Officials from the Afghan Banking Union on Tuesday said the Islamic banking system was one of the best strategies to leverage the economy and attract investment in the country.
They said the Islamic banking system is a trusted system and it ensures safe banking .
According to the union, currently up to 11 percent of the population in Afghanistan keeps their money in banks, adding that if the Islamic banking system is expanded in Afghanistan, more money will start circulating and Afghanistanís financial system will benefit.
Meanwhile, the Ministry of Commerce and Industries (MoCI) said Islamic banking can also help boost small and medium businesses in the country.
Despite a growth in the banking sector in the country over the past sixteen years, private and state-run banks in Afghanistan have managed to attract only 11 percent of the populationís money.
According to experts, the lack of up to date Islamic banking services in the country has been a key reason for Afghans not using banks.
Experts say that billions of AFs are held in cash by 89 percent of the population.
Currently only seven banks in the country provide Islamic banking services in the country.
"Seven banks are providing Islamic banking services, some banks plan to provide the complete banking system," said Najibullah Amiri, CEO of the Banking Union.
"Banking services are very limited, people use it rarely, most people exchange money in unofficial ways, an Islamic banking system can be the initial step towards resolving the issue," said Wahidullah Nawsher, the first deputy central bank governor.
According to Afghanistan Chamber of Commerce and Industries (ACCI), the business community in Afghanistan is currently facing major challenges in terms of banking transactions and said that bank charges are also high.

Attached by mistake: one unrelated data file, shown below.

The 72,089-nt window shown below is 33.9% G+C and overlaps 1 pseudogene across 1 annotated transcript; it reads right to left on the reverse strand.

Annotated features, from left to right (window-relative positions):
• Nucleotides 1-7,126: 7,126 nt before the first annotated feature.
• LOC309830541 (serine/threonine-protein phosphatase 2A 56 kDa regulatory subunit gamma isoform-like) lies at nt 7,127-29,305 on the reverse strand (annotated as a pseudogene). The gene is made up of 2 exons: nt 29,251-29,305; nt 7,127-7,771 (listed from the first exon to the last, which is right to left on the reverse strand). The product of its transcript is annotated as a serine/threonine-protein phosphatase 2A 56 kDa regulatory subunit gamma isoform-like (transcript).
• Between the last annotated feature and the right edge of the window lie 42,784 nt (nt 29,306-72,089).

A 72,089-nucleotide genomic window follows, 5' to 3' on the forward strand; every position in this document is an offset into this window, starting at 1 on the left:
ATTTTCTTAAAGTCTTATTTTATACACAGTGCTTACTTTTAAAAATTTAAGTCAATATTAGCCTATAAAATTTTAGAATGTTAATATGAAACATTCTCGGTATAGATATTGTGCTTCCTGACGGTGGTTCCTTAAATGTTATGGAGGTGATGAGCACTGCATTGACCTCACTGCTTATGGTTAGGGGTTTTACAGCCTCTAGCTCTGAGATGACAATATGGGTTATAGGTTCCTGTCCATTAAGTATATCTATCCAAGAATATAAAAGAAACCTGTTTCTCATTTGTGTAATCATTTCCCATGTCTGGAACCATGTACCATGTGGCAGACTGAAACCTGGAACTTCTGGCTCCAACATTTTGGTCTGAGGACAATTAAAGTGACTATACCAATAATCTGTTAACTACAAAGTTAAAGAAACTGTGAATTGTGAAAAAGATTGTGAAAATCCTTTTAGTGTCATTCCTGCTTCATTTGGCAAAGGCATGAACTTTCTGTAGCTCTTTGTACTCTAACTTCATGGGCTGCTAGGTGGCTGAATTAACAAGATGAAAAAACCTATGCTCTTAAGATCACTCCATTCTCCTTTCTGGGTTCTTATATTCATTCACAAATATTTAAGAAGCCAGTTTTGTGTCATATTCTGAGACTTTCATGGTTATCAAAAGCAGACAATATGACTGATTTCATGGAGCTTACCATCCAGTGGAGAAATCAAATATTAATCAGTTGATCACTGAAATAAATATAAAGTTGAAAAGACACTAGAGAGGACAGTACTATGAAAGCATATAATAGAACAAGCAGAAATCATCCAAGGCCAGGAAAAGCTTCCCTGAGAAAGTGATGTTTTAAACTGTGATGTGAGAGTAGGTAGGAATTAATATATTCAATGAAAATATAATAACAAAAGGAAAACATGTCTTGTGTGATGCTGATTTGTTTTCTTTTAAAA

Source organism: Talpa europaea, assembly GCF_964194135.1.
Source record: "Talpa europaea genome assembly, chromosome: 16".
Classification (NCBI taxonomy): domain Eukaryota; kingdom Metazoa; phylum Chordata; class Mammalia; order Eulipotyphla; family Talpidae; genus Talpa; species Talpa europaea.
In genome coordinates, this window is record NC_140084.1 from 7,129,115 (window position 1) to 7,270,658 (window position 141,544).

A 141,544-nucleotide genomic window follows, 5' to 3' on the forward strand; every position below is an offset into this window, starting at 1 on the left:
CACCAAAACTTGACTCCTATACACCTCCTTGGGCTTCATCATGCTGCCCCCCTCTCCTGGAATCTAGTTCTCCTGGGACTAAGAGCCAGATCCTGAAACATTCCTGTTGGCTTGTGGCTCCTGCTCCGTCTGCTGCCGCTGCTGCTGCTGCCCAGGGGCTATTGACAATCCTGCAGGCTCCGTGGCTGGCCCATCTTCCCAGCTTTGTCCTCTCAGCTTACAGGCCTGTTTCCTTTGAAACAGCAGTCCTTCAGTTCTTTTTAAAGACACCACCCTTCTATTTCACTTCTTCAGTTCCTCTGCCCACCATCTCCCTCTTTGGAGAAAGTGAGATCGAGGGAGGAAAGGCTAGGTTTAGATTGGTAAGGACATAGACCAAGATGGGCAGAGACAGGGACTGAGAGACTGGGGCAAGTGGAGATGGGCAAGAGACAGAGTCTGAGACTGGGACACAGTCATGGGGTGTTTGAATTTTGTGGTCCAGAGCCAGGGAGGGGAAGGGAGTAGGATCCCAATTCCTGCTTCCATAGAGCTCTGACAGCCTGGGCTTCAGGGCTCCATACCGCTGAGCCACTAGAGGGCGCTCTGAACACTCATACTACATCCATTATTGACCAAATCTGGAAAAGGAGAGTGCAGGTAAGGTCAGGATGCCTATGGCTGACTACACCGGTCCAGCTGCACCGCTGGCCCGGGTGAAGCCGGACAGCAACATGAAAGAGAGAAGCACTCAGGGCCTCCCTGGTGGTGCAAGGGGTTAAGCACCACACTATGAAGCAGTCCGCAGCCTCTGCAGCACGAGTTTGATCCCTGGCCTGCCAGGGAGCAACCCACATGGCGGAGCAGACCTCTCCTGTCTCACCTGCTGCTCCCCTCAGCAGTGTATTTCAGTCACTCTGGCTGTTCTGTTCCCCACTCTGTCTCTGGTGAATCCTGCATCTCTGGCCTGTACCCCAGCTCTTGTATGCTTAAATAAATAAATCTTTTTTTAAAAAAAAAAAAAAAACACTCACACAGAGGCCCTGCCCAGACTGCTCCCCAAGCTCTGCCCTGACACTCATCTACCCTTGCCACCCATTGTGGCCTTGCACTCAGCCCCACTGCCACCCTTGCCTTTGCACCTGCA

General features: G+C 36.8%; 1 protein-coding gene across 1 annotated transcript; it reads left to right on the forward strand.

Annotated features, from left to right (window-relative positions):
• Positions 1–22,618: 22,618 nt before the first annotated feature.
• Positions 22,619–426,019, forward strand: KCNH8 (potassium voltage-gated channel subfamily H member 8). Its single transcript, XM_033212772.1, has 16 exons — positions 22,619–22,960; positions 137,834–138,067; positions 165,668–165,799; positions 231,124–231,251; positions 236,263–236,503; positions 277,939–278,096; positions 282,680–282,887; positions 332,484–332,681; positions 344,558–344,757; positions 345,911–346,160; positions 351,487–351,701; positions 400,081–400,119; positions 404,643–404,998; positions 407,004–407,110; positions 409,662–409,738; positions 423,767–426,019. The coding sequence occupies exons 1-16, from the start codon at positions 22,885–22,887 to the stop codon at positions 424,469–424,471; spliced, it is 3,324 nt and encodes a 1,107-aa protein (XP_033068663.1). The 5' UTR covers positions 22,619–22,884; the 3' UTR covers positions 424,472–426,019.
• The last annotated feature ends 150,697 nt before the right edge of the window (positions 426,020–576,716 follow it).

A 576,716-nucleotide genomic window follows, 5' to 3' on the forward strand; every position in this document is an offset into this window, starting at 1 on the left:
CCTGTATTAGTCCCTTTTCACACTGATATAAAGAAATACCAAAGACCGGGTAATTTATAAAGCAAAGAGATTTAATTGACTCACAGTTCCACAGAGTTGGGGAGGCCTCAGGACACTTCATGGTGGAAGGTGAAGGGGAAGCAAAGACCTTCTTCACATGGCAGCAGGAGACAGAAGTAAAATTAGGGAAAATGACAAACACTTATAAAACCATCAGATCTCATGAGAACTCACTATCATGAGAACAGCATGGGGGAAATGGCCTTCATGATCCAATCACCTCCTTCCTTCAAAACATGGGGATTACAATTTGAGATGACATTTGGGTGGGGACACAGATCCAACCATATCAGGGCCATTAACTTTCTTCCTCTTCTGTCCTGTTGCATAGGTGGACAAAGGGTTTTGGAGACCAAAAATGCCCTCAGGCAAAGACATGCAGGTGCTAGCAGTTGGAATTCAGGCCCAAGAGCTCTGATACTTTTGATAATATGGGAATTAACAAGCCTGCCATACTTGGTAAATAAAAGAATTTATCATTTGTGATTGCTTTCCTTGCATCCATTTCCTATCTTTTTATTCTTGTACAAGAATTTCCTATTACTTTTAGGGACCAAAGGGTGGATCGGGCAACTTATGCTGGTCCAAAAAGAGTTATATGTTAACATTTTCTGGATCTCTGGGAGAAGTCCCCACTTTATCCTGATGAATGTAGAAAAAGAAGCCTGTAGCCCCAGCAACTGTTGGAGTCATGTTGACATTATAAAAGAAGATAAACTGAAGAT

"We are facing major problems in the transaction sector; banks are asking for more documents and even ask us to show our purchase bills; this issue needs to be come to an end," said ACCI deputy chief Khan Jan Alokozai.
"An Islamic banking system can play a constructive role in the expansion of medium and small businesses in the country particularly in villages," said Kamila Sediqqi, the deputy minister of commerce and industries for trade.
Meanwhile a number of religious scholars have said that banks in the country should look to Sharia (Islamic law) to boost Islamic banking in the country and persuade the people to save their money in these banks.
"If we want to go towards the Islamic banking system, we should look to the Islamic law, because everything has been explained in the Islamic law," said religious scholar Shamsurrahman Frotan.
Economists say that many people in Afghanistan are willing to invest in the country through an Islamic banking system.
Experts say that the Islamic banking system is expanding fast in developing nations and that these banks have played a significant role in the economic development of these countries.